Inside Switch and Signal Skatepark, far from the trendy crowd in up-and-already-came Lawrenceville, is Constellation’s new sister cafe, aptly named Satellite. Opened this past July, Satellite almost didn’t happen. Switch and Signal’s owner, Kerry Weber, was a long-time regular at Pittsburgh cafe, Constellation, but when he first approached owner Amy Weiland about setting up and running the cafe he wanted in his Swissvale skatepark, she said no. Weiland was coming off a serious biking accident and also wasn’t interested in doing the same thing twice. But when she finally said yes, she did anything but repeat Constellation: though both cafes are owned and run by Weiland and use coffee from Ceremony Coffee Roasters, they have a very different feel.
Satellite’s design, like the skatepark it inhabits, incorporates many recycled elements from the bowling alley that originally occupied the building. The bartop used to be a bowling lane, the crown molding a gutter. The tables and benches in the cafe’s seating area are built from the pinboy benches that were behind the pin decks, back before the pin-resetting process became automated. Those pinboys’ nicknames—Red, Box, Bone—are graffitied on the back wall of the skatepark. Weber and his designer, Michael Whartnaby, worked with Construction Junction—a construction reuse nonprofit and longstanding fixture in Pittsburgh—to reuse as many building materials as possible in the cafe and for Switch and Signal’s ramps. Not all repurposed design elements came from the bowling alley, though: Satellite’s walls have a unique tile border running around the top made from recycled skateboard tiles from Art of Board, a Hanover, PA company.
Weiland said she sees Satellite as “Constellation’s punk rock little sister.” Where Constellation’s design is elegantly understated, Satellite’s is more playful, a bit more rough-and-ready. Where Constellation’s menu is a little more “precious,” as Weiland admits, Satellite’s is simpler and more focused on service. This pared-down menu is designed to satisfy coffee enthusiasts while allowing baristas to be able to really engage with the community they’re in. Swissvale is a lower-income, less homogenous part of Pittsburgh. Locating Switch and Signal there was intentional on Weber’s part, who wanted to open his skatepark somewhere where it could really be a positive influence in the community, especially for youth. He also wanted the cafe to be entirely plant-based, a challenge that intrigued Weiland and played a role in her eventual decision to accept Weber’s proposal.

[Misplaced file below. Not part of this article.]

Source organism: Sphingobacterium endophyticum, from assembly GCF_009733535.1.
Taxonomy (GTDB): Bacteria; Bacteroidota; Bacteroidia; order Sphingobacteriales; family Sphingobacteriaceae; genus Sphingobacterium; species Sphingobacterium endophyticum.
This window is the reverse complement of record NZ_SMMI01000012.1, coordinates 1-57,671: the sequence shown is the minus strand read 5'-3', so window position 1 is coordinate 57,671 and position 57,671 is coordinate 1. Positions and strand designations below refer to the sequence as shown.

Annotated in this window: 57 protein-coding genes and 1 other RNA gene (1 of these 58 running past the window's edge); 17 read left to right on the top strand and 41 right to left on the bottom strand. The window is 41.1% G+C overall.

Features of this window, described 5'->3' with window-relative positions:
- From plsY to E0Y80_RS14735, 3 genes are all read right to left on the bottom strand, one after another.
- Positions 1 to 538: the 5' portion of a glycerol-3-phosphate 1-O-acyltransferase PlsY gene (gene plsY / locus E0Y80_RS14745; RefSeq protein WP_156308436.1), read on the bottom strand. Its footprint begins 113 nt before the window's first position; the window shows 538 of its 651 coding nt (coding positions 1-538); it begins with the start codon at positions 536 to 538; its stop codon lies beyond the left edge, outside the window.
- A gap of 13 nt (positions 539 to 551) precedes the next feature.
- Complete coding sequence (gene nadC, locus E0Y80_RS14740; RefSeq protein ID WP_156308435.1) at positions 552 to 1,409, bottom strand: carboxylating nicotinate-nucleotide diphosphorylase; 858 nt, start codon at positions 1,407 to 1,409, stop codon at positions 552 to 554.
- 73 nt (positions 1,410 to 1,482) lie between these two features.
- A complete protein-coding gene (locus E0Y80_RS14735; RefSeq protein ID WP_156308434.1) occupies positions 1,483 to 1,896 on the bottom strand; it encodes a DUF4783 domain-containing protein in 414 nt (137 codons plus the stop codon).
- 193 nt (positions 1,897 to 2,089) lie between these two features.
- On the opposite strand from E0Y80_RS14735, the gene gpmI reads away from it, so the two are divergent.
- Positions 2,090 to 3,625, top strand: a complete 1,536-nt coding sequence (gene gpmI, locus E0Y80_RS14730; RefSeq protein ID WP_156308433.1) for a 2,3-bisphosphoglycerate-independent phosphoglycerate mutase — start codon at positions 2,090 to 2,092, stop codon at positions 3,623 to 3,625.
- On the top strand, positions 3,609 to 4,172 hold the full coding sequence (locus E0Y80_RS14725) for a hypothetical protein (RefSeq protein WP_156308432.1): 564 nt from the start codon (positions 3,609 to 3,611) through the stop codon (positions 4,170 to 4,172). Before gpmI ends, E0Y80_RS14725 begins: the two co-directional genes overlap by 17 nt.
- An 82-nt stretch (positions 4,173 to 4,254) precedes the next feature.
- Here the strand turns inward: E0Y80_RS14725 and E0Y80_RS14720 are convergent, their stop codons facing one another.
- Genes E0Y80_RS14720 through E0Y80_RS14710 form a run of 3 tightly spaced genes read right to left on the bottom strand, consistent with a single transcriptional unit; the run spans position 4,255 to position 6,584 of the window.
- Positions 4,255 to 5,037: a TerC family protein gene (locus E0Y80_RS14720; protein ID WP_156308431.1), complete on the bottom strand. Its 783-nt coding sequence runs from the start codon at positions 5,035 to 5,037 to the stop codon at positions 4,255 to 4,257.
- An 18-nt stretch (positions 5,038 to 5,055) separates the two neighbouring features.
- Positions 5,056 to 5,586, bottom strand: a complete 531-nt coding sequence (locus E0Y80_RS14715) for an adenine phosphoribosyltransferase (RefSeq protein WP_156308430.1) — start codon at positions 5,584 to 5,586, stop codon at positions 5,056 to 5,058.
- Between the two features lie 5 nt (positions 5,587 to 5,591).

Other than espresso shots, cappuccinos, and lattes—made on a two-group La Marzocco Linea—Satellite also serves a seasonal beverage, like the coconut iced mocha with coconut whipped cream on the menu this summer. The default milk option is Sunrich Naturals soy milk, but they also serve Califia Farms almond milk, Oatly oat milk, or, on occasion, lesser-known alternatives like Ripple pea milk. Getting to experiment is part of the fun for Weiland. Cappuccinos and espressos are served in beautiful red notNeutral VERO glassware. For filter, Satellite only offers batch brew coffee, made on a FETCO using a BUNN grinder. Not offering pour-over “opens up a focus on service,” said Weiland, in keeping with Satellite’s and Switch and Signal’s goal of engaging with the community. That’s also why Satellite only offers Rishi bagged tea and not the loose leaf Song Tea on Constellation’s menu.
Satellite has the addition of a food menu, and it’s all-plant-based, too. Baked goods come from Gluuteny, a local gluten- and dairy-free bakery. Onion Maiden, a Pittsburgh vegan pop-up restaurant that’s finally found its brick-and-mortar home in Allentown, provides the bagels and cashew cream cheese, muffins, and paninis on Satellite’s menu. In keeping with the environmental motivation behind the plant-based menu and the recycled building materials, Satellite is focused on sustainability, and everything except the straws at the cafe is compostable.
Satellite isn’t a soothing-office-away-from-home kind of space. It wasn’t designed to be. It was meant to be the kind of space where the countercultural creativity that can be found in both the specialty coffee and the skateboarding worlds could flourish. It’s a place to try new things, to meet new people, to take off the headphones, to engage. Union Switch and Signal, the railway signaling equipment manufacturer from which the skatepark takes its name, used to be the largest employer in Swissvale. Switch and Signal Skatepark and Satellite hope to play an important and positive role in this community, too, one coffee-drinking, vegan-bagel-eating, skateboarder at a time.
Rachel Grozanick is a freelance journalist based in Portland, Oregon. Grozanick has contributed previously to Bitch Magazine, 90.5 WESA in Pittsburgh, and 90.7 KBOO in Portland. Read more Rachel Grozanick on Sprudge.